By: coopcom
  7335 reads


By Adam Brayford Online Community Staff Writer

At a university where females represent 58 per cent of the student population, the SFU Computing Science department is at odds with its fellow disciplines of study. Indeed, for a program that arms its graduates with the savvy necessary to thrive in industries spanning Theoretical Computing to Artificial Intelligence, the presence of women falls alarmingly below the school-wide norm. However, answering calls from the industry to increase workplace diversity, SFU Computing Science students of the minority gender are gaining a reputation for success that rivals that of their abundant peers. Beating hundreds of applicants to be accepted to the three day Google Workshop for Women Engineers in Mountain View, California on February 21 - 23, 2008, Kate Tsoukalas, Brittany Nielsen and Angelica Lim have done just that.

Proving themselves leaders in their field, the SFU Computing Science enthusiasts answered Google's question of how they would design and implement a project using technology to impact the lives of women and girls. In addition, they were required to demonstrate a high level of academic success. Once they were selected from a lengthy list of candidates, the three SFU representatives were sent all-expenses paid to Google's Mountain View headquarters, also dubbed, the Googleplex.

Speaking of the workshops that she and her peers attended at the lavish headquarters, Tsoukalas remarks: "It was really nice to see the people who were giving talks - they were very young but accomplished of course, which kind of reinforced in me the notion that you don't have to wait forever to achieve your goals." Asked what types of topics were discussed at the event, she could not say - in adherence to strict confidentiality agreements. The Computing Science grad student earned her place at the conference for her depiction of a technology that would assist in the preservation of indigenous B.C. languages. Tsoukalas brought with her an extensive academic knowledge base, having completed her undergraduate degree at SFU back in 2003, as well as a Co-op semester at Business Objects.

Fellow Computing Science student Angelica Lim was similarly awed by her Googleplex experience south of the border. The undergraduate student who's idea to build a robot that cooks satisfied Google's push for women to 'think big', attested that "It was a truly amazing experience. I met brilliant women with doctorates, which was very inspiring." In describing the interior of the extravagant Googleplex, Lim notes that from the ceiling in the grand foyer suspends Spaceship One, a marvel of computing science that once flew into orbit around the earth - a sight to whet the appetite of any keen industry hopeful. The futuristic attraction is joined by a rare Tyrannosaurus Rex skeleton: a testament to the lucrative success and alluring eccentricity of Google's founders. Suffice it to say, the Mountain View headquarters of Google is a sight to behold. For Lim, the experience ranked up high along with her exchange to the South of France, as well as her Co-op semesters with SFU Computing Science and Chevron.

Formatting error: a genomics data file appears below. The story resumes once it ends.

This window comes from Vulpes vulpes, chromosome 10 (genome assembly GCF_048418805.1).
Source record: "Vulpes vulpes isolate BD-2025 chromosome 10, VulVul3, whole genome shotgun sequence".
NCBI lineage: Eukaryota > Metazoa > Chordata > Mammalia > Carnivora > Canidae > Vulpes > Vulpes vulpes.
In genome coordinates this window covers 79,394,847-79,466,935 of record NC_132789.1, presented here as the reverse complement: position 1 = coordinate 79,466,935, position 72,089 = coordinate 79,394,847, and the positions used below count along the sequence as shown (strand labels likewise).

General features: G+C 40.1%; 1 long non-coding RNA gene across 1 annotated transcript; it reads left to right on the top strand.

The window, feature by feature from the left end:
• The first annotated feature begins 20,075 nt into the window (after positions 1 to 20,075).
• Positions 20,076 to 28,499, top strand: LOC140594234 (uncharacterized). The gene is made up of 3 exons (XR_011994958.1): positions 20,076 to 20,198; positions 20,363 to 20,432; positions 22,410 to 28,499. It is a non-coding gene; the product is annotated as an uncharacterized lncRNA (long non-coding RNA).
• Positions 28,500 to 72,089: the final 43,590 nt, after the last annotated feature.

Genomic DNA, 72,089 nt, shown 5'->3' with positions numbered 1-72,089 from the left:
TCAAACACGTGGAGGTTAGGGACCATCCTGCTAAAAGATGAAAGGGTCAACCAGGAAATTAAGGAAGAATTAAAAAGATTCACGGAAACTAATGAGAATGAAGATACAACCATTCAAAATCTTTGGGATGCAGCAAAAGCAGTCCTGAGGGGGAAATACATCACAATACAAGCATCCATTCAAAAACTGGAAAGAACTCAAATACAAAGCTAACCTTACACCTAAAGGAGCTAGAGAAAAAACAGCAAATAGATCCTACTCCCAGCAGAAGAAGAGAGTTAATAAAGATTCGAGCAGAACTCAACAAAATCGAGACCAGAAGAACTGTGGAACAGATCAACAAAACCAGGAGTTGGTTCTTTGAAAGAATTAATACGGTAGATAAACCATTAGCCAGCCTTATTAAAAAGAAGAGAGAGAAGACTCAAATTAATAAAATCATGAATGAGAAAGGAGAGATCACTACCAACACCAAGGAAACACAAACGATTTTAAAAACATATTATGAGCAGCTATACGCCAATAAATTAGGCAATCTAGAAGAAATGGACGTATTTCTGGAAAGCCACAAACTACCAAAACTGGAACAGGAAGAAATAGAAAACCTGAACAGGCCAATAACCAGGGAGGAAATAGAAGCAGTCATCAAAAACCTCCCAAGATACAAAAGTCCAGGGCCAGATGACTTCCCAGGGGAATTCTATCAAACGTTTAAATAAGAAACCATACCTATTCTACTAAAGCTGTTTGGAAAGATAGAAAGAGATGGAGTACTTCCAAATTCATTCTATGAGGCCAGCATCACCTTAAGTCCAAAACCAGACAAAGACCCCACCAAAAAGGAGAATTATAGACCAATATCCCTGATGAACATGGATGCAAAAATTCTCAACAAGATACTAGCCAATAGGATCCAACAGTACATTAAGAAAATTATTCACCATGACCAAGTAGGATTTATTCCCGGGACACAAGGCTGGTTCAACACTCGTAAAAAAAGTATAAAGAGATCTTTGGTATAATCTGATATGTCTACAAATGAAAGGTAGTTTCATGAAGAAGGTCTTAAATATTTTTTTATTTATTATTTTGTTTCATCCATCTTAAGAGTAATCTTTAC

Along with their peer Brittany Nielsen, the Computing Science enthusiasts had a whirlwind adventure with Google. Over the course of their three-day stay in California, they were party to a number of workshops and networking opportunities that found them meeting not only with women from Princeton, Harvard and the University of Toronto, but also the highly successful Peter Norvig, Director of Research at Google. Being treated to a volley of elaborate meals was also a bonus.

Tsoukalas and Lim strongly encourage female prospective students to consider Computing Science, regardless of their skill level, noting that the SFU program delivers a thorough grounding in the discipline to students of all levels. Despite reluctantly admitting to a fondness for the late Star Trek saga, both persuaded students considering the program to keep in mind that it is a highly dynamic field that defies common stereotypes. As Tsoukalas notes, "People think: computers... coding... boring! However, Computing Science is all about real-world scenarios. We just happen to have the skills to translate them into computing language."

Beyond The Article

Be bold! Consider taking courses with SFU Computing Science

Posted on January 04, 2011